ed the moormao off the car, took
the controller kenelf and turned on
full speed until she, reached the
railroad station at Fortv ninth and
Halstead street?. Then she stonned
the car and jumped off and climbed
a sand embankment and caught
her traio." , . ' -
In- this flieht Mrs. Chidester
knocked thr wagons off the track
and injured two men. ,
"1 asked the motorman to hurry
UP. but he laughed and nointed to
the sign which forbids passengers
to talK to motorrnen," she said.
"Then I pushed him aside and he
fell off. I ran the car for eioht
blocks. The conductor did not in
terfere until I was ready to leave at
the station."
Ocean City, N. J., July 3I.
The closing exercises of the South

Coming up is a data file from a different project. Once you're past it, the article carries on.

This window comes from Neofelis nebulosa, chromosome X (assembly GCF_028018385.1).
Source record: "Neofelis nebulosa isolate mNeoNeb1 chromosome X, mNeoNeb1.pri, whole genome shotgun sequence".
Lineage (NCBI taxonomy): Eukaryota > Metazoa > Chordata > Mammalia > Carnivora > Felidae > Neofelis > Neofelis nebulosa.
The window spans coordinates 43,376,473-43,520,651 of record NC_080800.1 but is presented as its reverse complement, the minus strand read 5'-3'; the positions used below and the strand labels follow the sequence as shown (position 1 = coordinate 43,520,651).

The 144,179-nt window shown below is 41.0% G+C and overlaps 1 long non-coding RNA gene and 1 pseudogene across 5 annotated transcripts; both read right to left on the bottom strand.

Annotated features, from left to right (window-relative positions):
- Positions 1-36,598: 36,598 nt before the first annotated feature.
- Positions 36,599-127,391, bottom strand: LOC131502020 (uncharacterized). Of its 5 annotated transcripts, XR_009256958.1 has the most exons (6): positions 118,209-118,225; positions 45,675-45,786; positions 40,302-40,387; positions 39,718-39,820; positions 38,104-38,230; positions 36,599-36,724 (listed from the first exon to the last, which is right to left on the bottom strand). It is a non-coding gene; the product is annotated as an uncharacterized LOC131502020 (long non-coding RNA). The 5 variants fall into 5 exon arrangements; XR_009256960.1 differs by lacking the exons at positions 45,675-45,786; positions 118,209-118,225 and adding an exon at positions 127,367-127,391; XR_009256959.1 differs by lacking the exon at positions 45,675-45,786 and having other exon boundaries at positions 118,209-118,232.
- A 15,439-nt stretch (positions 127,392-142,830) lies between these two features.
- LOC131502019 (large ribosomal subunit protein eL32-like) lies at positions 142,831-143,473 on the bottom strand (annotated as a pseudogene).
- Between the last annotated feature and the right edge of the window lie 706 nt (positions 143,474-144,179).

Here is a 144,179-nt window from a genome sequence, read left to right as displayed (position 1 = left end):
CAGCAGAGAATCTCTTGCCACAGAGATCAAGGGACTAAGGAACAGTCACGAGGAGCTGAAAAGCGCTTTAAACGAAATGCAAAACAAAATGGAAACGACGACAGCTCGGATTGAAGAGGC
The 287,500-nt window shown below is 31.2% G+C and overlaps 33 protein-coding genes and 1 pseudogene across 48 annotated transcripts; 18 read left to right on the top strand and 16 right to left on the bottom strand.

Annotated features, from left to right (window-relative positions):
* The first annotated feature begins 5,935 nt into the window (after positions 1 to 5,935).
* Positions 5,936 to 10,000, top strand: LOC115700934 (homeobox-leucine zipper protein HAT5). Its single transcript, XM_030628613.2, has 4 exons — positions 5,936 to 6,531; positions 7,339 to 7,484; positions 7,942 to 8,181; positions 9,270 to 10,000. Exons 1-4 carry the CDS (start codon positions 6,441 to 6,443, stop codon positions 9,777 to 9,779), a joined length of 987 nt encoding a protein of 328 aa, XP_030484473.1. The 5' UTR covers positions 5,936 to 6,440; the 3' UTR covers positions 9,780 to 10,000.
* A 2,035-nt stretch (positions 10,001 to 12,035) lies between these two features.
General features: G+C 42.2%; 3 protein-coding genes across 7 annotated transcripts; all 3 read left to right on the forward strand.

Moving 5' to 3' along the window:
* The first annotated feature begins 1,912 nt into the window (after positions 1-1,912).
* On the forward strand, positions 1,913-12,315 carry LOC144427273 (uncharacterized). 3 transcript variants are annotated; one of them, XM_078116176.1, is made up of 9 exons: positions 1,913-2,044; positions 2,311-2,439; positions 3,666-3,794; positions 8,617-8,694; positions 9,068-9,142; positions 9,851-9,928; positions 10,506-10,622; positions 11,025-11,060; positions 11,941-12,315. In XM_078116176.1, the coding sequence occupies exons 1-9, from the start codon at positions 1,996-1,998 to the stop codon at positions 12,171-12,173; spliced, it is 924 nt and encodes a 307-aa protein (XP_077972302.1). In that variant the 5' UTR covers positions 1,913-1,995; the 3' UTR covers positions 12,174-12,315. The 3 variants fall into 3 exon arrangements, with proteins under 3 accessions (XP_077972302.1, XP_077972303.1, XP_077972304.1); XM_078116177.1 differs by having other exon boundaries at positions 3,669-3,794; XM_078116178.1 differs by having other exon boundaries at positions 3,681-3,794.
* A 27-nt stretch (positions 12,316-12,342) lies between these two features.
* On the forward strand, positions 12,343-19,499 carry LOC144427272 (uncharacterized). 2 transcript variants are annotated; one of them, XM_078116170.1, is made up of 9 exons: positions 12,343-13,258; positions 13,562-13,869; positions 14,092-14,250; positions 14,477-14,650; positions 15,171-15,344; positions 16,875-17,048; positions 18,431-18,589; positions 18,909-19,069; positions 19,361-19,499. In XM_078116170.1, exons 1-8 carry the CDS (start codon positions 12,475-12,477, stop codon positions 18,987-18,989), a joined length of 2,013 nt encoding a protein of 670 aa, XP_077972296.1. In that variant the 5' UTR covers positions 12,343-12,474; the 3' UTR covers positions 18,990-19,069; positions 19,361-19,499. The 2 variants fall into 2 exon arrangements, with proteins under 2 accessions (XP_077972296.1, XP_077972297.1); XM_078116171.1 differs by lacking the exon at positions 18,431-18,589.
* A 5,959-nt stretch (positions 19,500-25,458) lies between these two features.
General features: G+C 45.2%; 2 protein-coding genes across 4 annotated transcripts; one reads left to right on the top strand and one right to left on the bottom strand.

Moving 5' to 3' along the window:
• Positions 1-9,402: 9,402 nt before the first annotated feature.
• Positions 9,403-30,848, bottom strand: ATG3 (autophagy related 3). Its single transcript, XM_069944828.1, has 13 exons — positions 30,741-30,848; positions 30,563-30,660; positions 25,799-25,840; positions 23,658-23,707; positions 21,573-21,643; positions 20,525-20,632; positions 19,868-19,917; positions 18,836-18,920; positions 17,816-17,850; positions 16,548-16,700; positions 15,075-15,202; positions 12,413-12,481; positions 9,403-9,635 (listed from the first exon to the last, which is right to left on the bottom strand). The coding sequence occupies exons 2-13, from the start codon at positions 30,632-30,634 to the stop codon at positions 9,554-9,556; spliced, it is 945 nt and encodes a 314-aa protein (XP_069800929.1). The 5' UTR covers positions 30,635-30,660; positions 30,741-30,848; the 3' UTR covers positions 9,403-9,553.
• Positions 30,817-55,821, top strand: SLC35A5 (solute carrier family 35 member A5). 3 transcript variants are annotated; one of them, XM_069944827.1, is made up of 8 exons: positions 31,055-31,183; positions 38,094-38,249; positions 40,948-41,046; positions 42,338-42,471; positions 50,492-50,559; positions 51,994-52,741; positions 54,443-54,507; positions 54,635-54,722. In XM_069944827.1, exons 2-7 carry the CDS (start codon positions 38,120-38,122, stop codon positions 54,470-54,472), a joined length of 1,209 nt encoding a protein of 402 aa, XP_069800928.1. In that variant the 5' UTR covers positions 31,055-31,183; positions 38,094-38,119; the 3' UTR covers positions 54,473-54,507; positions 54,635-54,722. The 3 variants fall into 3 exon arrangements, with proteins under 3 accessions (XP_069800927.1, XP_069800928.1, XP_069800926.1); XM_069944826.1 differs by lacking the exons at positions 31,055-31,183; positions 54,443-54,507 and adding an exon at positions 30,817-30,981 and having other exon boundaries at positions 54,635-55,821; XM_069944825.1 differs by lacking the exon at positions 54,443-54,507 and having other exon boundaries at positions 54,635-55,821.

Jersey camp meeting at South Sei
ville, was marked last night . by a
bonfire of tobacco and cigars.
A. M.' Woolston, a storekeeper,
of Fishing Creek, attended the holi
ness meetings and . experienced
"new light" on the sale of tobacco.
Sending word to his wife, who was
attending the store, to nail up a
sign, "no moie tobacco sold here,"
he had his stock brought to the
meeting and soaked with kerosene.
He himself applied the mater,
while the Rev. E. A. Wells, ot Er
ma, led the campers in the hymn
"The Datfrist Idol of My Heart."
Springdale, Wash., Aug. & A.
soutbbouDd passenger train on the
Spokane Falls & Northern miracu
lously escaped destruction near
here yesterday by the prompt work
of Operator Cline, of Springdale.
Fourteen cars of eawlogs escaped
from a freight and went wild on a
down grade toward Valley, ten
miles away, and a passenger train
from the north was stopped at the
latter place just as it wa? having,
the operator -having less than two
minutes to spare.
Sixteen loaded gravel cars with
set bre.ks were run out to meet the
runaway at the gravel' pit. The
3O cars were smashed - to kindling
- -J . flc- J-1: J (iA 1 -